Anarchy is not stable, but neither is autocracy. The most efficient way to solve problems and resolve people’s differences is to get actors as close to the incident as one can. As Machiavelli once noted, it’s unwise for any Prince to try to rule a conquered city/province from far away.

Maybe Bush had skipped that lesson when democracy was unveiled as the solution to regional violence. I think he confused the product with the solution. Constitutional republics are already stable platforms. Thus of course they would create and engender peace. But democracy or its forms are not the best way to turn anarchy into stability. That requires both autocratic rule combined with investment in bottom level initiative.

Somalians:

I suppose to the Somalians, they have all these rich foreigners who travel in their area and who won’t or can’t defend their rich ships or persons, it is like an overwhelming temptation. Why shouldn’t they take what others can’t defend? They have no guarantee of security if they refused to do so.

It’s like the NIgerian email scams. There are rich ignorant folks that have an unequal share of the wealth, and cunning/raids can make up for this inequity. Using the Left’s doctrine of wealth redistribution and white privilege/guilt, America should be happy that Nigerians are scamming gullible folks. Piracy and jihad are, also, just another means to the same righteous end. The West can no longer judge Islamic men, because the West still looks down upon indigenous cultures and does not truly respect women’s rights. It is still the white man dictating to the Arab what they are or are not allowed to do.

In the end, however, even if wealth was redistributed in as close an equitable scale as perceivable, so long as power is hoarded and vaporized so that it rises to the top and sucked away from the bottom, wealth redistribution is meaningless. It is a temporary reprieve, a spring break, so to speak. Money is transfered, but people’s lives are not made better because that money isn’t stable income. It isn’t part of a stable system of politics or power sharing.

If the only reason a tribe shares power is because they hate enemies and fear them, what happens when those enemies disappear? That can’t be allowed to happen, else their own system of governance would break down into petty squables. Which is why so many people who have power try to hoard it and use it to create external enemies. Something the Democrat party accused Bush of doing after 9/11, although this was a matter of internal Democrat fears only. They feared losing their hold on blacks and other minorities, which were starting to see their self-interests align with Republicans, not Demos.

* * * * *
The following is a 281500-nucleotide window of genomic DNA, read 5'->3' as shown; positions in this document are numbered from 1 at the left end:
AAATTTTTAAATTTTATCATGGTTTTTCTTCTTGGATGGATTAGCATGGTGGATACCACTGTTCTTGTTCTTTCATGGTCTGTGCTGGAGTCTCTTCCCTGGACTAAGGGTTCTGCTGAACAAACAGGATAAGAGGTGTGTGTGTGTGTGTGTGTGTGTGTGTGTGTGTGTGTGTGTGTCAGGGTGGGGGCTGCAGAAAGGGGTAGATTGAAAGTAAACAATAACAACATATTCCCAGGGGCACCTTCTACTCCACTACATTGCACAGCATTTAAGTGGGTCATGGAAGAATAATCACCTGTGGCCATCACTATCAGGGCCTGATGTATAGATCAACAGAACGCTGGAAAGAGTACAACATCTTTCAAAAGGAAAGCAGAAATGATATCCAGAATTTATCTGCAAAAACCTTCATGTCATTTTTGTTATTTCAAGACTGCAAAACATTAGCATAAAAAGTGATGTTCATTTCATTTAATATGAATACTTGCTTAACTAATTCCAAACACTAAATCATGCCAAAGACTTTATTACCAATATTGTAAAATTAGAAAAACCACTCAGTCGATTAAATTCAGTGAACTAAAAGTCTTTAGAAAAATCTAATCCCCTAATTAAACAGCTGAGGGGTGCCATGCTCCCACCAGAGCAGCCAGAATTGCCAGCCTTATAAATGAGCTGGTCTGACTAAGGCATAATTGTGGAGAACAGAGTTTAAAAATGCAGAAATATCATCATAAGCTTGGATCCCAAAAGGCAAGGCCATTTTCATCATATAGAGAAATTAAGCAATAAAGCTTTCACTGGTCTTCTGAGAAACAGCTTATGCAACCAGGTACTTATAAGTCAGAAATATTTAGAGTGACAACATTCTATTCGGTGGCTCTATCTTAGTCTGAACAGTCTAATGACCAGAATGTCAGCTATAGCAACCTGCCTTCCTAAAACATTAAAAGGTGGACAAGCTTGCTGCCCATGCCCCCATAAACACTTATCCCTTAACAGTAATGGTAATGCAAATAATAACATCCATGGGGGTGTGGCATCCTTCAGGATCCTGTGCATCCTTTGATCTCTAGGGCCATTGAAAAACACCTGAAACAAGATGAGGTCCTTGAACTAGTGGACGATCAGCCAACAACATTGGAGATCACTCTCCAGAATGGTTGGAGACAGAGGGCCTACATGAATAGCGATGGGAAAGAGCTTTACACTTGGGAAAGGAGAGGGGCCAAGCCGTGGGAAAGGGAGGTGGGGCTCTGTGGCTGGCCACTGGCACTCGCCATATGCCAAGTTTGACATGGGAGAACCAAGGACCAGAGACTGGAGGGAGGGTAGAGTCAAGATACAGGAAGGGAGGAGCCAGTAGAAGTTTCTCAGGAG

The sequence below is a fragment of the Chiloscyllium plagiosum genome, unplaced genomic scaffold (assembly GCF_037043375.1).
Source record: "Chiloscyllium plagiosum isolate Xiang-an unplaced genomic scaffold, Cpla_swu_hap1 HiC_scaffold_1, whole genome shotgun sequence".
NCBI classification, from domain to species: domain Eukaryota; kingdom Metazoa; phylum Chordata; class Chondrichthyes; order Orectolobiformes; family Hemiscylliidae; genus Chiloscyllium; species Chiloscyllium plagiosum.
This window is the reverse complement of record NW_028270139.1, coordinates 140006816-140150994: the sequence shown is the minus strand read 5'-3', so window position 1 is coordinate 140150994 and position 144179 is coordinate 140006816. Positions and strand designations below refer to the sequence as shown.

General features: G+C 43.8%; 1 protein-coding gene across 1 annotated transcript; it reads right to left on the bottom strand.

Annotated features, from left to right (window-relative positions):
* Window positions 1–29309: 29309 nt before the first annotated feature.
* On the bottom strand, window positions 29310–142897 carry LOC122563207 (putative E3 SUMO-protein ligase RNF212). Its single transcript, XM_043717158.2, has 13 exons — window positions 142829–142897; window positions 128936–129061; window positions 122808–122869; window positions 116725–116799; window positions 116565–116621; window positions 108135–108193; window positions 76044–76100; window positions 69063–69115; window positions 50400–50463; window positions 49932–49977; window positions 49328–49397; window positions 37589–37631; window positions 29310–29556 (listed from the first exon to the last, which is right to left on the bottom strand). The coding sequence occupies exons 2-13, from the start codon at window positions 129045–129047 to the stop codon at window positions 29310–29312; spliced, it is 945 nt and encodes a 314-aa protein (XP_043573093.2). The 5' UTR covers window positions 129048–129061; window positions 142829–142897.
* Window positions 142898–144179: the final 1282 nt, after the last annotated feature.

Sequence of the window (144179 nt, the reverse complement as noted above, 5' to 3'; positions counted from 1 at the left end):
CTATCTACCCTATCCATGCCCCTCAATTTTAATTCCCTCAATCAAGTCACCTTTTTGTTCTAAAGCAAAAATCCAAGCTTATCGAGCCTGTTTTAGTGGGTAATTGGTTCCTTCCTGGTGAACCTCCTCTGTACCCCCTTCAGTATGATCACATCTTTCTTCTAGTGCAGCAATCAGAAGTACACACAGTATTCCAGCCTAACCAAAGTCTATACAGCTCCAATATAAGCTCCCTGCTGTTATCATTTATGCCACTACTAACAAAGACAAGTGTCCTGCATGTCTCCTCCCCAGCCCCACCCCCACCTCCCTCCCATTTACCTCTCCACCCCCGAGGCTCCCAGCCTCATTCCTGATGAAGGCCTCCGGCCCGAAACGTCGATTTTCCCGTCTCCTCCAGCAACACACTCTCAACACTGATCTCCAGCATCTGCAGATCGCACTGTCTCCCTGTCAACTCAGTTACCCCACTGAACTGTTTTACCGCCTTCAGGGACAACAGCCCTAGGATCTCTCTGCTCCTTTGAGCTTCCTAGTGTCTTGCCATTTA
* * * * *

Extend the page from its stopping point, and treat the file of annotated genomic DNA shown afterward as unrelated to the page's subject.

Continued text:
Advertisements
Explore posts in the same categories: Politics

2 Comments on “The Economical and Political System of Isolated Tribes”

  1. Stirner Says:

    re: the last paragraph. Do you have a datapoint that factions of the Democratic base were looking to leave the proverbial plantation?

    GWB never seemed to get much mileage out of appointing Powell and Rice (IMHO), and I am drawing a blank on other signs during that time.

    A somewhat inverted point is playing out right now, where the US leftists are desperately clinging to Bush as a demonization target. With that now played out, they are moving Palin up to the foreground. The tea party Middle American Radicals would seem to be a next logical target, but the left seems more comfortable dismissing the growing movement -so far.

  2. Ymarsakar Says:

    My point was more concerning the perceived threat to the Democrat base after 9/11. They couldn’t allow Bush to continue with the security wars because blacks like that kind of stuff.


Leave a Reply

Fill in your details below or click an icon to log in:

WordPress.com Logo

You are commenting using your WordPress.com account. Log Out / Change )

Twitter picture

You are commenting using your Twitter account. Log Out / Change )

Facebook photo

You are commenting using your Facebook account. Log Out / Change )

Google+ photo

You are commenting using your Google+ account. Log Out / Change )

Connecting to %s


%d bloggers like this: